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Corked Wine - what if only you get it?


Craig Camp
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Without claims to any special expertise, I’m just an enthusiastic amateur at best; I believe that “corking” is over diagnosed.  In my experience the problem is not “corking” but often “cooked wine.”  If you read Kermit Lynch’s book he talks about his earliest shipments from France arriving in California in a very different condition that when he tasted them in France.  Sure, they were shipped in un-temperature controlled containers through the Panama Canal and they were cooked. 

The problem often is the improper storage and shipping of wine. It travels in un-temperature controlled trucks, is stored in hot warehouses and stockrooms, sits in cases in kitchen corridors and comes to the table “cooked.”

As to your problem, if you are not ordering, just drink it if its not too bad – or just pass.  Tomorrow there will be another bottle.

Good drinking,

Jmahl

If anything, corked wine is under-diagnosed. Industry figures place the percentage of corked bottles at 5% to 6%. There is nowhere near that number of bottles returned to wholesalers as spoiled by the cork. That means the vast majority of corked bottles are consumed, with the drinker only thinking that "X" Winery makes lousy wine.

While "cooked" wine from poor storage and transportation is certainly a huge problem, you cannot confuse the musty funk of a corked wine with the tired, burned character of a cooked wine.

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TCA can be quite difficult to detect - it is not a question of 'it is easy to detect because it is either corked or not" since cork taint can affect a wine very mildly so that it is not always iimmediately evident.

I have been to numerous tastings where there has been disagreement between experts over whether a wine has TCA.

The other interesting thing is that TCA can crop up even in wines under stelvin, because infection has occured from sources other than cork taint.

I agree that corked wines are under -diagnosed, for the very reason that TCA does not always reveal itself through the obvious aromas of mustiness etc. Lack of fruit and a short finish are also symptoms of a corked wine, but it is quite hard to distinguish between those characteristics, and a wine that is simply poorly made.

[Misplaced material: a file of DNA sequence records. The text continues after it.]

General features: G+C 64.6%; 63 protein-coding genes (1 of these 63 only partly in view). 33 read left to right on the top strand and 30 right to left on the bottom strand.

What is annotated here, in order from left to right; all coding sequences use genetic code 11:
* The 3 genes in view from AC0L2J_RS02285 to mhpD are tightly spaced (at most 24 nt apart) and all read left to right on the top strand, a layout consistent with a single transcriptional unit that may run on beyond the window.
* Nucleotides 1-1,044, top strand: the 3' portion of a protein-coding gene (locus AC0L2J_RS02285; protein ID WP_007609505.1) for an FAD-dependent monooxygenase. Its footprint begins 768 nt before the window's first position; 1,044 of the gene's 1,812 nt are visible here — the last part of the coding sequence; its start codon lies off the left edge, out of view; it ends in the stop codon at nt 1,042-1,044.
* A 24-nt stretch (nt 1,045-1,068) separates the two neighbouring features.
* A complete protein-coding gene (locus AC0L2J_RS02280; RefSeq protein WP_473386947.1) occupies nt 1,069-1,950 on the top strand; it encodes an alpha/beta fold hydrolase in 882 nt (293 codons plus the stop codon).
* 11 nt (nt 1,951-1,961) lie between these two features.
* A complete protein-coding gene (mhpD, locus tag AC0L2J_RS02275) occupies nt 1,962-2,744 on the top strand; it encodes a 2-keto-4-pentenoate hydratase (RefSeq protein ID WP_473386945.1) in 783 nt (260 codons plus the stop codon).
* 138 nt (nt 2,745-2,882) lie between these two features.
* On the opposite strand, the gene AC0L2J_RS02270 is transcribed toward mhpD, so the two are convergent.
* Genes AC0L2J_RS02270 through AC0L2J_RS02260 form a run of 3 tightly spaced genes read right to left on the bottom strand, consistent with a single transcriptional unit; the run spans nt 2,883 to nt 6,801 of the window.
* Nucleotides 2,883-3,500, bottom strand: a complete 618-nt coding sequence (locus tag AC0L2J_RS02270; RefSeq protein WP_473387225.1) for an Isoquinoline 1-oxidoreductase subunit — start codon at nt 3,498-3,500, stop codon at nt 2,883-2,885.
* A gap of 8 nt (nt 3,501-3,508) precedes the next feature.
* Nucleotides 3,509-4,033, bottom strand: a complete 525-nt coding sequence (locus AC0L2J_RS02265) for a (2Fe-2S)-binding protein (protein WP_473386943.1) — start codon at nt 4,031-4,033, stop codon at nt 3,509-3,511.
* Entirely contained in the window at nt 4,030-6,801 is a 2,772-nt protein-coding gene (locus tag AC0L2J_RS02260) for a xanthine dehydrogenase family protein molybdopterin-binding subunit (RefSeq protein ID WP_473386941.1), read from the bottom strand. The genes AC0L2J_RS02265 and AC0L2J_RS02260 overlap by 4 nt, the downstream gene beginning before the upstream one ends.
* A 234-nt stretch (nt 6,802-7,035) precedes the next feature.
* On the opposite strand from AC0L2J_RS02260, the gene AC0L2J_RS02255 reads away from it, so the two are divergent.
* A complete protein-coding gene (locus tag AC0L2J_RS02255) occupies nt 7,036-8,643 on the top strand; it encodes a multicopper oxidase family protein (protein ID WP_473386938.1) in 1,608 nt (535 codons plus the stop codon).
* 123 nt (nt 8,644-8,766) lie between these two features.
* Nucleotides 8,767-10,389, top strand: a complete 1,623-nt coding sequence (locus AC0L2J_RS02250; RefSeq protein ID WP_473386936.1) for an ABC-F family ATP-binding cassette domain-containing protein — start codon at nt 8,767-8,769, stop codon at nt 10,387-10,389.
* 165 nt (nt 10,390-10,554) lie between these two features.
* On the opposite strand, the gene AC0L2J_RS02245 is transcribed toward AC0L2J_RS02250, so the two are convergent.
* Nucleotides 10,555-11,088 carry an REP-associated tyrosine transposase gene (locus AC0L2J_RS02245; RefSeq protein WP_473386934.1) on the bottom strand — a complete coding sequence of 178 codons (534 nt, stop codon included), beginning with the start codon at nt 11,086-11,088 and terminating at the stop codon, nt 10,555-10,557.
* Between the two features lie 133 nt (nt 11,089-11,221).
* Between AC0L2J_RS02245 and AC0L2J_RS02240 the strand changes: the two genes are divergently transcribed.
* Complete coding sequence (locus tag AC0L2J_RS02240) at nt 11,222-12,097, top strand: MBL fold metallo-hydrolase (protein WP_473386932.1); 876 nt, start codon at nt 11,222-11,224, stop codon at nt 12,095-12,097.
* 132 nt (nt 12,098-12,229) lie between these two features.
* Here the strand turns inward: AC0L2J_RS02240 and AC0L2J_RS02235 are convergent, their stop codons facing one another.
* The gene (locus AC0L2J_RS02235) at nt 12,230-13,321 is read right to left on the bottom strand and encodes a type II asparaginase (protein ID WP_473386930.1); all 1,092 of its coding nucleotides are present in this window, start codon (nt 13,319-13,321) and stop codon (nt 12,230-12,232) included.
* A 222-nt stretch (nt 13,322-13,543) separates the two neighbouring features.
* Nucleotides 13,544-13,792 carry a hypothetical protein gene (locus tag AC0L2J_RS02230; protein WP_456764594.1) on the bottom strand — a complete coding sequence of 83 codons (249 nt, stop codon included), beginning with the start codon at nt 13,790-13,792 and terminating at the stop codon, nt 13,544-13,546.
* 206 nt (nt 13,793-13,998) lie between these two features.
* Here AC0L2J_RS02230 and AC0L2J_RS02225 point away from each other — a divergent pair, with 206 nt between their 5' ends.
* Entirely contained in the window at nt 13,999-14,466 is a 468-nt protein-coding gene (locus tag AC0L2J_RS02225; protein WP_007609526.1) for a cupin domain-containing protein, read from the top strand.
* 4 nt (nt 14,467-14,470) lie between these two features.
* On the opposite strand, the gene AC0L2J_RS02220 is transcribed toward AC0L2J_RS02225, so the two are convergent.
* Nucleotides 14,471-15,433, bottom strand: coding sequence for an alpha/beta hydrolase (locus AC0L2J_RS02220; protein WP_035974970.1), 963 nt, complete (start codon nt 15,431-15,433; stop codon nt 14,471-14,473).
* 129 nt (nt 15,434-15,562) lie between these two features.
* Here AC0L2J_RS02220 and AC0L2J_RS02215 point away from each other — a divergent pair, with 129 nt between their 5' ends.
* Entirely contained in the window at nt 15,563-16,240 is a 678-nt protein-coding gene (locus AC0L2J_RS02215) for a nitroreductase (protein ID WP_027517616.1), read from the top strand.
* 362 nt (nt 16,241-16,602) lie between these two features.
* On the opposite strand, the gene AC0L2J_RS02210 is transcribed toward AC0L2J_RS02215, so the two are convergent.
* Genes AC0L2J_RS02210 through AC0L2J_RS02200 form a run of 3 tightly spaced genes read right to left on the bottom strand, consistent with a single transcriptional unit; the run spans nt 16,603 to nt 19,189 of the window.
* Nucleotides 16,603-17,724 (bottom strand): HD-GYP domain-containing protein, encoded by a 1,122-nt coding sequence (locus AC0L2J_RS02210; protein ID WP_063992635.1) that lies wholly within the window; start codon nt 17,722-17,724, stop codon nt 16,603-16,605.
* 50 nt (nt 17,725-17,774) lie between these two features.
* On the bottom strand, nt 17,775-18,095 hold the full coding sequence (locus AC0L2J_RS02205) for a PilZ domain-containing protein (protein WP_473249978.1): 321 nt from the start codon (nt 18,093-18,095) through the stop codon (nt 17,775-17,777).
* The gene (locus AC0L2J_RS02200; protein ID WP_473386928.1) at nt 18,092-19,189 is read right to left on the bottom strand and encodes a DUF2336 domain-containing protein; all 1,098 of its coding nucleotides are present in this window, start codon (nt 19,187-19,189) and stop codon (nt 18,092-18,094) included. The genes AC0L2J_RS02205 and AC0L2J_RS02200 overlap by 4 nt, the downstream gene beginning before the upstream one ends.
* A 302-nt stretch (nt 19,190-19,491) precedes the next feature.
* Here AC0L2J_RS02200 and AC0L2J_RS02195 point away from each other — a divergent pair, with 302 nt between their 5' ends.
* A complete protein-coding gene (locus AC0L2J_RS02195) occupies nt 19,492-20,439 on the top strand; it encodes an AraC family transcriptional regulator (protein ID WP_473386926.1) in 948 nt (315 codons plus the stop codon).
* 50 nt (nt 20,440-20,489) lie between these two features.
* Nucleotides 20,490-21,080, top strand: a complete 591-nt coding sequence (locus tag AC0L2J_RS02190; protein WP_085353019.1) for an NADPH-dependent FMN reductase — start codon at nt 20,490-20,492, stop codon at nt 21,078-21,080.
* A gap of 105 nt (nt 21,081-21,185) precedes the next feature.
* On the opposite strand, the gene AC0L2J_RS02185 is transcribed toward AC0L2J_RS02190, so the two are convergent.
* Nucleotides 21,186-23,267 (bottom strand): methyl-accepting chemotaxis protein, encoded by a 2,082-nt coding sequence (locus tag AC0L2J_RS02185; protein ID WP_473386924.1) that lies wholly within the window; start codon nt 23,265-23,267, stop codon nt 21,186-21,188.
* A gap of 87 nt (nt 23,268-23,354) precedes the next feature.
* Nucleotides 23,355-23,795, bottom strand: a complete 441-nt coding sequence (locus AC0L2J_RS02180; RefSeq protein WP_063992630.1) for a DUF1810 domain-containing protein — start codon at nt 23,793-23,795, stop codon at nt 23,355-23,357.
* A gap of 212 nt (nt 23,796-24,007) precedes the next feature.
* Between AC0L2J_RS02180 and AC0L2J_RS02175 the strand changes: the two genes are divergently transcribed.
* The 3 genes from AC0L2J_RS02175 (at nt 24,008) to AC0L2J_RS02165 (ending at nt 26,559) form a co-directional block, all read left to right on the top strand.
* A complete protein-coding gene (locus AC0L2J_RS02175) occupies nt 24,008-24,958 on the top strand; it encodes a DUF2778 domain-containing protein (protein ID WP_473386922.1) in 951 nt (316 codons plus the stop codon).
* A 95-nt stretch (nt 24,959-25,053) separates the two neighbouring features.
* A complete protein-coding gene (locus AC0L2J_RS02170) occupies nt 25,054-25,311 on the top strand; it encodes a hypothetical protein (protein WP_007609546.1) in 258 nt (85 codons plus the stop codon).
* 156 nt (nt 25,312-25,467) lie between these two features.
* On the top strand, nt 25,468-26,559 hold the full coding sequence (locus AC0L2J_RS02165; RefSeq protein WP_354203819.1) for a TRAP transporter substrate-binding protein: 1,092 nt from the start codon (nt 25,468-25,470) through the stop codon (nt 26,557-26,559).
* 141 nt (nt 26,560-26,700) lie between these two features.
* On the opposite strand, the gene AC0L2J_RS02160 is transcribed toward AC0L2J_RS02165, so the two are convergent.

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Industry figures place the percentage of corked bottles at 5% to 6%. There is nowhere near that number of bottles returned to wholesalers as spoiled by the cork. That means the vast majority of corked bottles are consumed, with the drinker only thinking that "X" Winery makes lousy wine.

i wouldn't draw that conclusion. many people simply dump it down the drain, never thinking of returning it to a store.

Edited by tommy (log)
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Good points, Morfudd.

This recently happened to me at a small professional tasting with other wine writers, all of whom are well known and highly experienced, with the exception being me. We discussed the merits of the various wines, some of which were very good, and some clearly flawed. One wine was borderline. "It's corked," I said. They ignored me. "No, really, I'm pretty sure it's corked." They continued to politely ignore me. So I just kept murmuring, "It's cooooorked," quietly to myself. It is sometimes difficult to find that line between affirming one's perception and qualifying for the state hospital.

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Industry figures place the percentage of corked bottles at 5% to 6%. There is nowhere near that number of bottles returned to wholesalers as spoiled by the cork. That means the vast majority of corked bottles are consumed, with the drinker only thinking that "X" Winery makes lousy wine.

i wouldn't draw that conclusion. many people simply dump it down the drain, never thinking of returning it to a store.

I agree. We had a corked bottle recently which won't be returned since we live in England and bought it in France a couple of years ago. Fortunately the other bottles that we have opened from the same box have been OK so far so the taint was obviously only on some of the bottles for that vintage.

We have taken at least one other bottle back to a supermarket in England, but we weren't really sure that the shop was going to do anything except pour it down the drain themselves. Our feeling was that it was treated as the customer being unhappy so they replaced it and they certainly made no attempt while we were there to inspect it.

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TCA can be quite difficult to detect - it is not a question of 'it is easy to detect because it is either corked or not" since cork taint can affect a wine very mildly so that it is not always iimmediately evident.

I have been to numerous tastings where there has been disagreement between experts over whether a wine has TCA.

The other interesting thing is that TCA can crop up even in wines under stelvin, because infection has occured from sources other than cork taint.